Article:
I watched my two and four year old sons ascend the ladder of the tall slide. Twenty, twenty-five feet? Metal and a steep grade; this slide survived from the early days when playgrounds were actually pretty exciting, a place where you could feel a thrill of adrenaline-pumping weightlessness as you peaked the arc of the giant swings and hovered there, lifting out of the rubber saddle, gasping. Sometimes you let go and went flying through the air, attempting to stick your landing, or at least not get your wind knocked out.
I lay back on the sun-warmed merry-go-round and watched the heavens circle above me. Memories of white-knuckled thrill rides, holding on for dear life while centrifugal force tried to turn all of us wide-eyed kids into projectiles, sometimes succeeding, were as vivid as the smell of the chipping hot paint beneath me.
There was a high look-out platform at my elementary school, accessible by climbing a network of intersecting chains, clambering over the top edge, and standing with a simple rail between us and a bone-shattering fall. There were rumors about kids who’d fallen to their possible deaths, but I don’t think anyone got seriously hurt on it. We loved leaning over that rail, mentally picturing the ground zooming up at us, feeling butterflies of fear in our stomachs.
My children use playground equipment improperly.
If the spiral slide is too slow and not long enough, they’ll climb on top of the outside of it to challenge themselves; to seek that line between pushing away fear and holding back from foolishness. To test their balance, their nerve, their ability. If the swings are too low to achieve a good speed and height, they’ll climb the support poles and walk across the tops. And when we find a precious vintage playground with merry-go-rounds, calf-crunching teeter totters, and high swings? They’re in their glory, even if, and sometimes especially if, they get hurt a bit.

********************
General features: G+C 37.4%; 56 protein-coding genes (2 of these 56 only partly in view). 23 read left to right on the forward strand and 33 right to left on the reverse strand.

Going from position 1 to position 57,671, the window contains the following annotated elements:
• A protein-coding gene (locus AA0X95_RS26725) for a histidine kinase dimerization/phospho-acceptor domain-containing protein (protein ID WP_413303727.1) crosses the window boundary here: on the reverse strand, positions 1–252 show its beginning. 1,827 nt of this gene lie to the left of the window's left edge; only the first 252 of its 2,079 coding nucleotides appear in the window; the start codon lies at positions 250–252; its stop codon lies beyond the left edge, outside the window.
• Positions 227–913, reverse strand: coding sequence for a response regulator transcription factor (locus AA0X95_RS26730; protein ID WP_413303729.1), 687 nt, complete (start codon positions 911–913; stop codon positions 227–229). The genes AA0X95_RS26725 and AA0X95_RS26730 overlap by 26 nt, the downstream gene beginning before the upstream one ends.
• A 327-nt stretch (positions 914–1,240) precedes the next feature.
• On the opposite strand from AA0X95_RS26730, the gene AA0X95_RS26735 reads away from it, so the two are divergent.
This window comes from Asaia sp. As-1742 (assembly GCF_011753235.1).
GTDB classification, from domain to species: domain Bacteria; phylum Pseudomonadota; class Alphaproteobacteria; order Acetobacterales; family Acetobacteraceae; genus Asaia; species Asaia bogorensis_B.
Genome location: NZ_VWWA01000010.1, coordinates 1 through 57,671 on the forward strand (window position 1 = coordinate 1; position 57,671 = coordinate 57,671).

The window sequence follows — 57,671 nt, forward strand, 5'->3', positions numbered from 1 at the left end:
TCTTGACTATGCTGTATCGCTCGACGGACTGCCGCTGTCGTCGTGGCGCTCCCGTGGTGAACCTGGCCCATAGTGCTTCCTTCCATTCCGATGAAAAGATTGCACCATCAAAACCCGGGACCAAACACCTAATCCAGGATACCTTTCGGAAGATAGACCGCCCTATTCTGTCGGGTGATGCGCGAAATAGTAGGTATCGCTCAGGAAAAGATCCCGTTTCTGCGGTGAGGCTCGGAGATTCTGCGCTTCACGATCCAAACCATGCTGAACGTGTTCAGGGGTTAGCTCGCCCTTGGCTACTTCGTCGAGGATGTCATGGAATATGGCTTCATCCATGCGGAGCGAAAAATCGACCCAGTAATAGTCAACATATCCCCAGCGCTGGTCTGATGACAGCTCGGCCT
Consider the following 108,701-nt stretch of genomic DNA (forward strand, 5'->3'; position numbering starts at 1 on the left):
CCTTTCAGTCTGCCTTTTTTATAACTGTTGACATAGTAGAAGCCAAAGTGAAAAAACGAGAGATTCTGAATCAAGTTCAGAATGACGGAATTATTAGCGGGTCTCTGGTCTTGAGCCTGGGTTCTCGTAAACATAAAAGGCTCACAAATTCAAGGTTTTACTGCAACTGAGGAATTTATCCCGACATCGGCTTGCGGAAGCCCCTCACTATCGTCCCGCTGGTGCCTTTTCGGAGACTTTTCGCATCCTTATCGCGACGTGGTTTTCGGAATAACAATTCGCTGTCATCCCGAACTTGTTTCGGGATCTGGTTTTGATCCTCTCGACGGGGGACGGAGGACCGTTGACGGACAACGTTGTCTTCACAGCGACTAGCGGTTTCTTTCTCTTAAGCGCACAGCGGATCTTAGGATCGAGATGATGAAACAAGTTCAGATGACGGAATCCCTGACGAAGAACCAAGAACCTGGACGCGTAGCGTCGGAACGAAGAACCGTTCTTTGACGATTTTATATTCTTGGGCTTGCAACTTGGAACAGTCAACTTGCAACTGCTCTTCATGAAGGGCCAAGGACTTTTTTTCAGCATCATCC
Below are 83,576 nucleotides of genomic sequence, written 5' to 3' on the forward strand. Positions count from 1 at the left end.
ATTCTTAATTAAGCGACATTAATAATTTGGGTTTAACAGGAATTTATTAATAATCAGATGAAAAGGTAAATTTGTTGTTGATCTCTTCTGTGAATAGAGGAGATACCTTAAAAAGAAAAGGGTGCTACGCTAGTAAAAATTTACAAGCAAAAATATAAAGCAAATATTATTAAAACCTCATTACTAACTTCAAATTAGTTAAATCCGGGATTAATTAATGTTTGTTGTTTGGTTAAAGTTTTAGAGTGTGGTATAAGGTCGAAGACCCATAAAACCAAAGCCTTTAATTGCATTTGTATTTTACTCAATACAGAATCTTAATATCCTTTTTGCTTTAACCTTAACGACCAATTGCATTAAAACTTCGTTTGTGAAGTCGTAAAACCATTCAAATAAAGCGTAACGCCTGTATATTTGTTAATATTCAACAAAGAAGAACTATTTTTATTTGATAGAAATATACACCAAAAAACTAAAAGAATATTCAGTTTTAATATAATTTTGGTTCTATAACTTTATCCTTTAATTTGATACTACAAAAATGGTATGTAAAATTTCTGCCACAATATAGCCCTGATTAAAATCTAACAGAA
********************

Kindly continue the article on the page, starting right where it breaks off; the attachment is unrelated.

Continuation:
It’s been discussed quite a bit among those who study such; how managed risk helps to make kids safer. How tame, “safe” playgrounds are simply boring for kids. How kids who’ve never been allowed to test their limits are highly vulnerable to real dangers. I think about that as I watch mothers forming an admonishing, controlling ring of managers around the merry-go-round. The kids are made to stop the whole thing for each approaching kid to get on, and then painfully slowly they are given a light push, only to stop a moment later when the understandably bored kids want off. When all their kids got off and they walked off to monitor other play with the same exacting interference, my kids got on. The two year old hovered beside the spinning structure, tentatively reaching out and pulling back his hands as he gauged which bracket to grab. He reached and his chubby legs pumped hilariously fast as he sought to retain hold, and he hefted himself inside, grasping for a handhold against the outward force. He made it, and he smiled. Moments later he misjudged and tumbled off; a scuffed knee and dull pain told him all he needed to know for next time. Moms exchanged glances; I imagine that they thought there was some slacker of a mom around who’d let such shenanigans happen without stepping in.
I gently lift the upper cover of each beehive, wafting smoke down through the inner cover’s vent hole. I pry apart the structure, box by box, moving slowly, avoiding bumps and bangs. Bees overflow and land all over me, some hovering at my bee veil. Stings hurt. A lot. That pain informs the way I move, even the way I breathe. It has made me a better beekeeper, and a safer one.
There are no compromise times for me though; parking lots, streets, when I’m working with lye to make soap, when I’ve got a boiling canner going, when I deeply distrust a stranger hanging out near my kids; then the red flags are waving madly and I’m on high alert, and I’ll grip their hands just as white-knuckled as I’d held on to the merry-go-round bars as a kid. But that fear all the time? No.
Sometimes things appear more dangerous than they actually are. In Machu Pichu I posed for this picture which seems like a giant drop-off into the steep canyon below, but there was actually another terrace below me (and then the death plummet). It took me a while to handle with some peace my older children being able to walk around town unaccompanied. I imagined every creepy guy I’d ever seen, every wild driver, every scenario of disaster. But what actually happens is that my kids experience new freedom and a sense of themselves in the world. They purchase candy from the gas station and test their balance on low stone edge walls. They talk to townsfolk. They look both ways without me telling them to.
I don’t get a guarantee that they’ll be safe, only that they’ll have truly lived; a gift most of us grew up with, riding our bikes “no hands” on summer evenings.